Whether or not mandatory formal screenings in the dental chair makes sense, however, it can’t hurt for dentists to be attuned to signs of abuse, and be prepared to point their patients to local support services. “A lot of dentists say, ‘I only do teeth,’” hygienist Sue Camardese, who runs PANDA, told Stat. “But this is health. This is part of health.”
Unpopular President Intends to Kill Popular Birth Control Mandate
The Trump administration is reportedly planning to roll back the Affordable Care Act’s mandate that requires employers to include cost-free contraception in their health insurance plans. The Supreme Court ruled in the 2014 Burwell v. Hobby Lobby decision that “closely held” private companies, in addition to religious groups and organizations, could refuse to offer birth control coverage on moral grounds. Under a drafted regulation published by Vox on Wednesday, any employer would be able to claim moral or religious objections to the contraceptive mandate, exempting them from the federal requirement.
“Expanding the exemption removes religious and moral obstacles that entities and certain individuals may face who otherwise wish to participate in the healthcare market,” the draft states. It also argues that the “substantial governmental resources” have been spend defending the mandate against lawsuits brought by organizations that claim religious exemptions, and capitulating with blanket permission to refuse to cover birth control would resolve the still-pending suits.
Just one month ago, it looked like the Trump administration might be preparing to defend the ACA’s contraceptive mandate. Attorney General Jeff Sessions filed a request in late April for a two-month extension during which to negotiate a compromise, as ordered by the Supreme Court, with a coalition of religious groups that has challenged the mandate in court. These groups contend that the Obama administration’s concession, which allowed them to opt out of birth-control coverage if they submitted a form indicating their religious objection, would still make them complicit in a sinful act, even though the form would make sure any employee contraception would be covered by outside entities. “Maybe these guys are too busy to restrict birth-control access right now,” I wondered at the time. “Maybe they don’t know what they’re doing, or they’re lulling progressives into complacence in preparation for some big unexpected reversal.”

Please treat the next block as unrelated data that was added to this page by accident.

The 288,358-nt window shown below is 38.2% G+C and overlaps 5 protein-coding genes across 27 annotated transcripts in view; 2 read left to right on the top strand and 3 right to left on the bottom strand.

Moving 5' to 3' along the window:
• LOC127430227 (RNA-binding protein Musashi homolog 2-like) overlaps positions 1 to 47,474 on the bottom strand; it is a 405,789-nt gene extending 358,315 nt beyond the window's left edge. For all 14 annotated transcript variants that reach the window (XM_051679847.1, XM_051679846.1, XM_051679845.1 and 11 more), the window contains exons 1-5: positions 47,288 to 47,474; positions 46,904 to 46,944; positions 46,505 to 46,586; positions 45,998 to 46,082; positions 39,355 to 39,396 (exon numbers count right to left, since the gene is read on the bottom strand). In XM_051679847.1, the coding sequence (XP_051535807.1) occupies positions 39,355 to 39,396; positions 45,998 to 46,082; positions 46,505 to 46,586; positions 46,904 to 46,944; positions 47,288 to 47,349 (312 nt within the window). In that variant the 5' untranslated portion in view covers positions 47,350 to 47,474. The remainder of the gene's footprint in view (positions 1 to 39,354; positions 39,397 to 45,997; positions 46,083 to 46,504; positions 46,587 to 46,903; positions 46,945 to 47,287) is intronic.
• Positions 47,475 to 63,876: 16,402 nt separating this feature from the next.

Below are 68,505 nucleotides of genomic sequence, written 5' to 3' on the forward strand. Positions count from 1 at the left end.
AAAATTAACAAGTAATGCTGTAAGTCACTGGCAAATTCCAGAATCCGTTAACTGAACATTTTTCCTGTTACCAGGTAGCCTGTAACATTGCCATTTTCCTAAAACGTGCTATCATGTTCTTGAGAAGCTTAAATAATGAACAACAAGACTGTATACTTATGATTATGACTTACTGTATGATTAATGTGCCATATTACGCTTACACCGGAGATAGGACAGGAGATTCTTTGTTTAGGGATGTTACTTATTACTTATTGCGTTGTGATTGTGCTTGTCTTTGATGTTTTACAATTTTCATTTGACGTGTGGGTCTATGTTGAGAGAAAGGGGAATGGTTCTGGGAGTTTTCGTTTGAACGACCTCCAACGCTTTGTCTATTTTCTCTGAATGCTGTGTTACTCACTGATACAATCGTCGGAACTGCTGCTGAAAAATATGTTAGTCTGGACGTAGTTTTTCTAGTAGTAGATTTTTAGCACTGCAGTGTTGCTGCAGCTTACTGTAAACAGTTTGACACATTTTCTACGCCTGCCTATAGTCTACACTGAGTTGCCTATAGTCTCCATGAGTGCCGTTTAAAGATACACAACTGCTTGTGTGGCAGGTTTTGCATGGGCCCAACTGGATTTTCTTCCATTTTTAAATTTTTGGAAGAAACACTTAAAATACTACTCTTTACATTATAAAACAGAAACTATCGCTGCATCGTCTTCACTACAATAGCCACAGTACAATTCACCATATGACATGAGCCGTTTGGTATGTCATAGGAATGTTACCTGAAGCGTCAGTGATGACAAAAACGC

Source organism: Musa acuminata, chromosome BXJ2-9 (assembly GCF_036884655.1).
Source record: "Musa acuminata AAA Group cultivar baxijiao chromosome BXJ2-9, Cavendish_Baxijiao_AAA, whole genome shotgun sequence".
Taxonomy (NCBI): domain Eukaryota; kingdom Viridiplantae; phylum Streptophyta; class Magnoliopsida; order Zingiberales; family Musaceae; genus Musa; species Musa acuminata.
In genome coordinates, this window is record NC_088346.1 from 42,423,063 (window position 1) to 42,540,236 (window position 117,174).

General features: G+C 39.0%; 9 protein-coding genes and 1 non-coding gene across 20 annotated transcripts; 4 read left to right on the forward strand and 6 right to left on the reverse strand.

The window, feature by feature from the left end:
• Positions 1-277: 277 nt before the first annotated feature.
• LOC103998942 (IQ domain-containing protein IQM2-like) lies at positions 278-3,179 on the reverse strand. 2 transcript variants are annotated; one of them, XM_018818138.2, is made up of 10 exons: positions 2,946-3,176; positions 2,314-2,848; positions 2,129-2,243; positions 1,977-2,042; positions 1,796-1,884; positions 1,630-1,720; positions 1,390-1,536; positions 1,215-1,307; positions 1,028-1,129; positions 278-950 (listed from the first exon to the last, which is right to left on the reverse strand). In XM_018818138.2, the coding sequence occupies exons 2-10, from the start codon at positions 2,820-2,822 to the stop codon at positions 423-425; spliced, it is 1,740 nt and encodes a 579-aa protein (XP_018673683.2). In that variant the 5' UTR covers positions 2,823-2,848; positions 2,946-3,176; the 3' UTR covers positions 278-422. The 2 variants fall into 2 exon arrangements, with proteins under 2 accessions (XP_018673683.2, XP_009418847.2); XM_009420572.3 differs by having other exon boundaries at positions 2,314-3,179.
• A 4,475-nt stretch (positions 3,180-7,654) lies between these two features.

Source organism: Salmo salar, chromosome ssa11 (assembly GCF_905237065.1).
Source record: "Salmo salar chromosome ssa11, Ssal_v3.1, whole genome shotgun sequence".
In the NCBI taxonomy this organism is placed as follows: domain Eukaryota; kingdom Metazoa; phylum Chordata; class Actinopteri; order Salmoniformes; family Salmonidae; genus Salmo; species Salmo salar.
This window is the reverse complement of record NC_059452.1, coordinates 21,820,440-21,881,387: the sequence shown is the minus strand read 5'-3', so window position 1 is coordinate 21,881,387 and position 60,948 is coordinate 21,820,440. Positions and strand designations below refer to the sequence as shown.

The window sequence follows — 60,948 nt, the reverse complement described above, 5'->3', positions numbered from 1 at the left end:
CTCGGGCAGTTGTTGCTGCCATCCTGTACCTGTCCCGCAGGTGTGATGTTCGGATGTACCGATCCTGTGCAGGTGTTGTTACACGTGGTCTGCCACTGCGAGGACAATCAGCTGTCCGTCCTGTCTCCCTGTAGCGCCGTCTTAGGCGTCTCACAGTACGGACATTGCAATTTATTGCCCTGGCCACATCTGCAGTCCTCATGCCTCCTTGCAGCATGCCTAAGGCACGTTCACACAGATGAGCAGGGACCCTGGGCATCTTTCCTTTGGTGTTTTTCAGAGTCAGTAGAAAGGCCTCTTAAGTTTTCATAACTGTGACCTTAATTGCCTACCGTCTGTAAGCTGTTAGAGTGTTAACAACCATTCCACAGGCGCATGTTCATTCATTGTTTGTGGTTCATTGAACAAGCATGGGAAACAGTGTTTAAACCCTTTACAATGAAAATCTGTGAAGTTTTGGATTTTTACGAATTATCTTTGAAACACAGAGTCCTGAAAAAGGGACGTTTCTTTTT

Now, it looks like my latter, most pessimistic guess was the right one. Instead of continuing or ceasing its defense of the mandate in this one suit, the Trump administration is planning on proactively expanding the capacity for religious or moral exemption to anyone who wants it: gigantic public corporations, secular universities that offer health insurance to students, random companies that want to give as little health coverage as possible to their employees without flouting federal law. If the Office of Management and Budget allows the regulation to go forward after its current review period, companies of any size and affiliation will be able to offer any religious or moral reason they can come up with—that contraception encourages extramarital sex, for instance—as an excuse to deny employees the birth-control coverage they’ve been guaranteed under the ACA.
If the Trump administration submitted the draft regulation to OMB in the form Vox obtained, health insurers would also be able to opt out of contraception coverage, though if any insurers wish to do so, they’ve been very quiet about it. Employers that decide to request an exemption could do so as soon as the regulation goes through OMB, potentially costing employees immediate out-of-pocket expenses for medication they’ve been getting for free for years.
The vast majority of Americans don’t want this to happen. A 2016 Pew survey found that more than two-thirds of respondents, including half of respondents who regularly attended church services, thought employers with religious objections should still have to cover contraception for their employees. The Trump administration’s latest move will be expensive for women, which the president may not care about. But it will also be wildly unpopular, and unpopular is one thing Trump very much doesn’t want to be.